Women had fewer career opportunities and also had been exempted from getting good education and not even allowed to matriculate or graduate. Even the universities like Oxford didn’t allow women to even get admission till 1920. Even at Bauhaus art school in Germany, women were permitted to learn weaving or textile design but not other arts like graphic design or typography. Condition wasn’t much different throughout all the continents of the world. The issue of treating women artists, designers, typographers, etc. as inferior was universal, almost in all religions and classes, with very rare exceptions.

Prior to the invention of printing process in 15th century, women were involved in the process of production of manuscripts as well as some women worked as scribes, copyists for imitating handwritten documents, arts and music while some women served as patrons and supporters. Wives of craftsmen and nuns were allowed to assist or work in printing firms to typeset or aid the guilds of artists, typesetters, publishers, etc.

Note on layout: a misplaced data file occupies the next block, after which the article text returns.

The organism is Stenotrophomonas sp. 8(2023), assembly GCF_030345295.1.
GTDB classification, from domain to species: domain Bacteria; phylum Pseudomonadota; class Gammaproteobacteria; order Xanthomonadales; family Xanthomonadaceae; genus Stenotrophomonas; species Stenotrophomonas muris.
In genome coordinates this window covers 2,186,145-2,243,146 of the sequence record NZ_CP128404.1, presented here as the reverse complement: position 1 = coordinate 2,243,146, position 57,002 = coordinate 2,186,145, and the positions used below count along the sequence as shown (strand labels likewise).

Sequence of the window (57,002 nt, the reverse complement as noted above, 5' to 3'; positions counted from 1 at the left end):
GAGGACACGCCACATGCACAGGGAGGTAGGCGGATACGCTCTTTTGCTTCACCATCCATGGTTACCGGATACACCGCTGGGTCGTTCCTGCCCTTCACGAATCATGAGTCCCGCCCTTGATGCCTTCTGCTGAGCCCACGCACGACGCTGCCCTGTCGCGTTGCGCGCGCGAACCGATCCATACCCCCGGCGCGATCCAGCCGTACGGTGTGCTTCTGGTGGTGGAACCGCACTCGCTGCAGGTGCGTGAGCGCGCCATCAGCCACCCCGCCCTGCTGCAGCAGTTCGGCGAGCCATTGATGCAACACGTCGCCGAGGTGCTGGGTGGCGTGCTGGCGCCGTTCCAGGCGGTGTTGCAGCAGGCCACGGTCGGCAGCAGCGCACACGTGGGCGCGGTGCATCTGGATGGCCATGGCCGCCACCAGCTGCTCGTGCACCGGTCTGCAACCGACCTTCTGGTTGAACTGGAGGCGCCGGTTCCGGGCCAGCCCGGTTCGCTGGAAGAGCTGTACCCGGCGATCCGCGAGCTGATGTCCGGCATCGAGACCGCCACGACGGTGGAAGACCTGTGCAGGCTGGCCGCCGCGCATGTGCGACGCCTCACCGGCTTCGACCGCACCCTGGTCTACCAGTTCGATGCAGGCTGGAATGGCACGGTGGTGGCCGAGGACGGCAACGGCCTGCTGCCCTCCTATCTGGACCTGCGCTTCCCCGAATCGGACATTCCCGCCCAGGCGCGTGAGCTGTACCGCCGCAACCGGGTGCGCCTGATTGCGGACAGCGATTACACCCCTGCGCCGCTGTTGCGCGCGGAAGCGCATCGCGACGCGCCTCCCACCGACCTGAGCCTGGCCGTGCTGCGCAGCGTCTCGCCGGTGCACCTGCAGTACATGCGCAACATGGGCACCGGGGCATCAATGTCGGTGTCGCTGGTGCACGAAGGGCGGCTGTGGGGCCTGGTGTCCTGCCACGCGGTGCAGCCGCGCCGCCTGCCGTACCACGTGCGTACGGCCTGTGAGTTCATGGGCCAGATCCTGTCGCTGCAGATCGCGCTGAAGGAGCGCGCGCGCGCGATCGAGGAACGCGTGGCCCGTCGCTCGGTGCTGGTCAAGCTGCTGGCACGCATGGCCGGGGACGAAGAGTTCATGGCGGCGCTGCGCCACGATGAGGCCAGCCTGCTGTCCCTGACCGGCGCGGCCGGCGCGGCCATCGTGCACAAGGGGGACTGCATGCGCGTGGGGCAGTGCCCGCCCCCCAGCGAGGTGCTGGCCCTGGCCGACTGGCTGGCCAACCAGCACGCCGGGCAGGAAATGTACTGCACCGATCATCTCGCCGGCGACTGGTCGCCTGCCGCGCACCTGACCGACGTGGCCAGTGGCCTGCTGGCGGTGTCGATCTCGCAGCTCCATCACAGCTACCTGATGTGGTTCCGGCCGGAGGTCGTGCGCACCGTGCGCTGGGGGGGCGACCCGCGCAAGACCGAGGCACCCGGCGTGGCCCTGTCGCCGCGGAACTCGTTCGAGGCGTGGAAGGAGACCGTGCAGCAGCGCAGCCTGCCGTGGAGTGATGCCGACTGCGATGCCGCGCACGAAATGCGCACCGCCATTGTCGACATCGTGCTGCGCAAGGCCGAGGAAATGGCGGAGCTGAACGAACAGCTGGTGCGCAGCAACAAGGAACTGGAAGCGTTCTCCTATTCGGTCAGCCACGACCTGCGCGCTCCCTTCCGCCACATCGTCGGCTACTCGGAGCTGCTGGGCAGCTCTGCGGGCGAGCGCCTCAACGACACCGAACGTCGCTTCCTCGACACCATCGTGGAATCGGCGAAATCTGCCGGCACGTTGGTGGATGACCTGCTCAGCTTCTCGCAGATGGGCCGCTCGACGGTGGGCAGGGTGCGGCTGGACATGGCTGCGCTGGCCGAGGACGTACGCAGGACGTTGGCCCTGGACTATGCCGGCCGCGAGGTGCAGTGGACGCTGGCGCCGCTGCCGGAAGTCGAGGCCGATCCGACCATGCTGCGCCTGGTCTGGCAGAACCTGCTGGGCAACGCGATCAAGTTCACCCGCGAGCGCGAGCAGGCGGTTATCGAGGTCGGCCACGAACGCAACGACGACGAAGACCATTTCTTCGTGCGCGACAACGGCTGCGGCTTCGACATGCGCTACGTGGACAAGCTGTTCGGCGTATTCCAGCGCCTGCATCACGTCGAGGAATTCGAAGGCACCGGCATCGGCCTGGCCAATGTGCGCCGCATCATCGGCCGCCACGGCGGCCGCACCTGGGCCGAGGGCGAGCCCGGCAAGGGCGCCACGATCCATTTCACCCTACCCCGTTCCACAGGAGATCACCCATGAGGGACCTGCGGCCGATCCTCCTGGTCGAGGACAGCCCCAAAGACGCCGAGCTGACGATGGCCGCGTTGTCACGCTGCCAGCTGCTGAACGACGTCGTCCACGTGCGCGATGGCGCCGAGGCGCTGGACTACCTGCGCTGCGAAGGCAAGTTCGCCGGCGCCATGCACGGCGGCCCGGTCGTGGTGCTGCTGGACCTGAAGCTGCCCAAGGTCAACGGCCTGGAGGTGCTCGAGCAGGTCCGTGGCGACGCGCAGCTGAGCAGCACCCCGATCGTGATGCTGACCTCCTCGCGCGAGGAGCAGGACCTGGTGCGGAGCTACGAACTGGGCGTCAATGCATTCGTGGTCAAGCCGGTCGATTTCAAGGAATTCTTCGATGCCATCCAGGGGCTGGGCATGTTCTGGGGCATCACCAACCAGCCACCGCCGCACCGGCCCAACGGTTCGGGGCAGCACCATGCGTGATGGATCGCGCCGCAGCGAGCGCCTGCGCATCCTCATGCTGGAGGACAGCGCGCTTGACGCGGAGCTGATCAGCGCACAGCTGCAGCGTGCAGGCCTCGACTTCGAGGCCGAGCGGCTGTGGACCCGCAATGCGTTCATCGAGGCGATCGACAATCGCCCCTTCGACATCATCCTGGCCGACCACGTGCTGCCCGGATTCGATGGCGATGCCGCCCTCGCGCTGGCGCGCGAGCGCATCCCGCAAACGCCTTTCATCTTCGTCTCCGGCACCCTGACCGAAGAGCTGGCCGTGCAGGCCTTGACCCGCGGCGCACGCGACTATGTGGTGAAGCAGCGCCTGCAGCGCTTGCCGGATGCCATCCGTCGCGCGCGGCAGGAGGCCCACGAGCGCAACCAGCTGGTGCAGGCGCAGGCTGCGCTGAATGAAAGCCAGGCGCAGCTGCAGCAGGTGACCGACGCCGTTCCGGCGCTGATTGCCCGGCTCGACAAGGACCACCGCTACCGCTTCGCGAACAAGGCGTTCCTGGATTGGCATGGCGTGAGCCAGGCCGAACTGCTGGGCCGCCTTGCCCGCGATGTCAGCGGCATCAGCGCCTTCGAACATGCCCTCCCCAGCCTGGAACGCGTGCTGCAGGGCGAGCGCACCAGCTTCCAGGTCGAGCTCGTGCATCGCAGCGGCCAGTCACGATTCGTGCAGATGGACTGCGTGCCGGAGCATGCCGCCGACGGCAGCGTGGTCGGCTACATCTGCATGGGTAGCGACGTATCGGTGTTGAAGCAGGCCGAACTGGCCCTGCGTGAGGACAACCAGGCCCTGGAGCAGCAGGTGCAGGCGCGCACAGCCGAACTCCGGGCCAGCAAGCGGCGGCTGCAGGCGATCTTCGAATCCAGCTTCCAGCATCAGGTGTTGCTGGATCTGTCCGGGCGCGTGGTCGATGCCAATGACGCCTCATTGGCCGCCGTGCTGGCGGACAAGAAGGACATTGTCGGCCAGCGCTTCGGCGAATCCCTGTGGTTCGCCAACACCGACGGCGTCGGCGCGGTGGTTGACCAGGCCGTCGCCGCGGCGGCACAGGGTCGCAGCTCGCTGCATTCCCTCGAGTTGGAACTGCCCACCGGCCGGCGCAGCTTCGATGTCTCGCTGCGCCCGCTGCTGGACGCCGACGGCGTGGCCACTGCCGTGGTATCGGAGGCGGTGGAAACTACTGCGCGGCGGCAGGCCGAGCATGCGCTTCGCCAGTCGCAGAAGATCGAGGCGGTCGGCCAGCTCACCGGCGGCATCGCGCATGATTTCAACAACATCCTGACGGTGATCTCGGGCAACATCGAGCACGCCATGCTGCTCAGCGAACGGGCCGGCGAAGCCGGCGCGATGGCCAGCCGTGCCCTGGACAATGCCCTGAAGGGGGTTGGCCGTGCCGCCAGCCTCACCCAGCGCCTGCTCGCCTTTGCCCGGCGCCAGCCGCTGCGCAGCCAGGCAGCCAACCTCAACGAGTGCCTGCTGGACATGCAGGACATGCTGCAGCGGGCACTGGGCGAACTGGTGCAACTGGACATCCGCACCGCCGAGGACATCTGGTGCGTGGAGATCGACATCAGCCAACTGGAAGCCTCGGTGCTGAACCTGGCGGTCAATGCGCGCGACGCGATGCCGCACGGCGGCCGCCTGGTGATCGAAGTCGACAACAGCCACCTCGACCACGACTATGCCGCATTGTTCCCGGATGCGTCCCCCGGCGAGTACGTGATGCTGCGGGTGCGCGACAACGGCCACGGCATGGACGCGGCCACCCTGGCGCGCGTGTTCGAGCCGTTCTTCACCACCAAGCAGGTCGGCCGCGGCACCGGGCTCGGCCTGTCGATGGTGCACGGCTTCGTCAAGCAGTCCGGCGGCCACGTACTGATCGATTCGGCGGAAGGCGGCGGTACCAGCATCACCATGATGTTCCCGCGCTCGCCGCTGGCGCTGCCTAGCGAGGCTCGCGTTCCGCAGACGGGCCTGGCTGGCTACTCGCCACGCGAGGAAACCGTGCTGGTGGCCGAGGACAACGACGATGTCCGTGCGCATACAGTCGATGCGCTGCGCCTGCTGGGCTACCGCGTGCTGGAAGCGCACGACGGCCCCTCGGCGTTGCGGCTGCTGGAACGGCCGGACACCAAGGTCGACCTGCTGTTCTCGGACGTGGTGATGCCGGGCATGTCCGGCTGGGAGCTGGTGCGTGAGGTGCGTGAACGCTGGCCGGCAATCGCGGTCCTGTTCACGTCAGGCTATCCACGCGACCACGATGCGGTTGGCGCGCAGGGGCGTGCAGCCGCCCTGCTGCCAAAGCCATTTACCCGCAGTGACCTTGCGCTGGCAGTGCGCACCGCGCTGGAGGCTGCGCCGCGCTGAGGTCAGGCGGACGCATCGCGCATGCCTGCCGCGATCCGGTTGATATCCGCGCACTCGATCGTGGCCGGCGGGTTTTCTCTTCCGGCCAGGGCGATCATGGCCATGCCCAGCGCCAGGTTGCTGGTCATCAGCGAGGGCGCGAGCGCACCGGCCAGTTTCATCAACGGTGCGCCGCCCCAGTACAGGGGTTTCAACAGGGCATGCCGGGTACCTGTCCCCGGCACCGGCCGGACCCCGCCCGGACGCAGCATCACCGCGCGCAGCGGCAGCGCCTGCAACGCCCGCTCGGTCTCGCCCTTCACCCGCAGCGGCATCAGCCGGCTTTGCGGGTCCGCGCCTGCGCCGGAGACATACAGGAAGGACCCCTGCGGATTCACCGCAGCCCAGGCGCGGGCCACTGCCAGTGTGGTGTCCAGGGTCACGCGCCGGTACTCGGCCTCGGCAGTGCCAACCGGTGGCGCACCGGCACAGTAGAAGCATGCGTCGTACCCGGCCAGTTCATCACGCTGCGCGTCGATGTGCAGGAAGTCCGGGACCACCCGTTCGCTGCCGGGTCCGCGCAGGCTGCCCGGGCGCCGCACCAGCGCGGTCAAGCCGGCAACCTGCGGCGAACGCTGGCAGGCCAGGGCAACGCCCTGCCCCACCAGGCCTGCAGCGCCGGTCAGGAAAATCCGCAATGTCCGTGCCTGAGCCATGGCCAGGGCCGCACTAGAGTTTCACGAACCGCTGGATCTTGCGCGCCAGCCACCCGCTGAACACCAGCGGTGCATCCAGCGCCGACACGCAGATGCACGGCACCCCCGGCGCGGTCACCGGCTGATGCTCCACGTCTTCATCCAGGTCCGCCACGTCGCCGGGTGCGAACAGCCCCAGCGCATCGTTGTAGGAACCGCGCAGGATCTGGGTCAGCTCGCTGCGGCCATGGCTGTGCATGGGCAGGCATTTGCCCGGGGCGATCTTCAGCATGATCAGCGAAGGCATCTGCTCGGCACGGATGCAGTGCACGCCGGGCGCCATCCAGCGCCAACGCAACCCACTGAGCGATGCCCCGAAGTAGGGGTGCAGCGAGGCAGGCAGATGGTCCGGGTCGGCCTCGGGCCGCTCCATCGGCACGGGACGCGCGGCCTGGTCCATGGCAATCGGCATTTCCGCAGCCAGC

For example :

  1. Dominican nuns were printing books during the period between 1476 to 1484.
  2. There is a logbook by a convent press belonging to 8th century  which contains the record of female compositor, nun who had typeset a folio edition of a literary work by an Italian poet.
  3. Estellina Conat (wife of a physician and printer Abraham Conat) was involved in the process of typesetting of a Hebrew book, a small octavo edition of ‘Behinat Olam’. It has a colophon (a publisher’s emblem / imprint usually on the title page of the book, containing the brief information) which mentions Estellina’s contribution.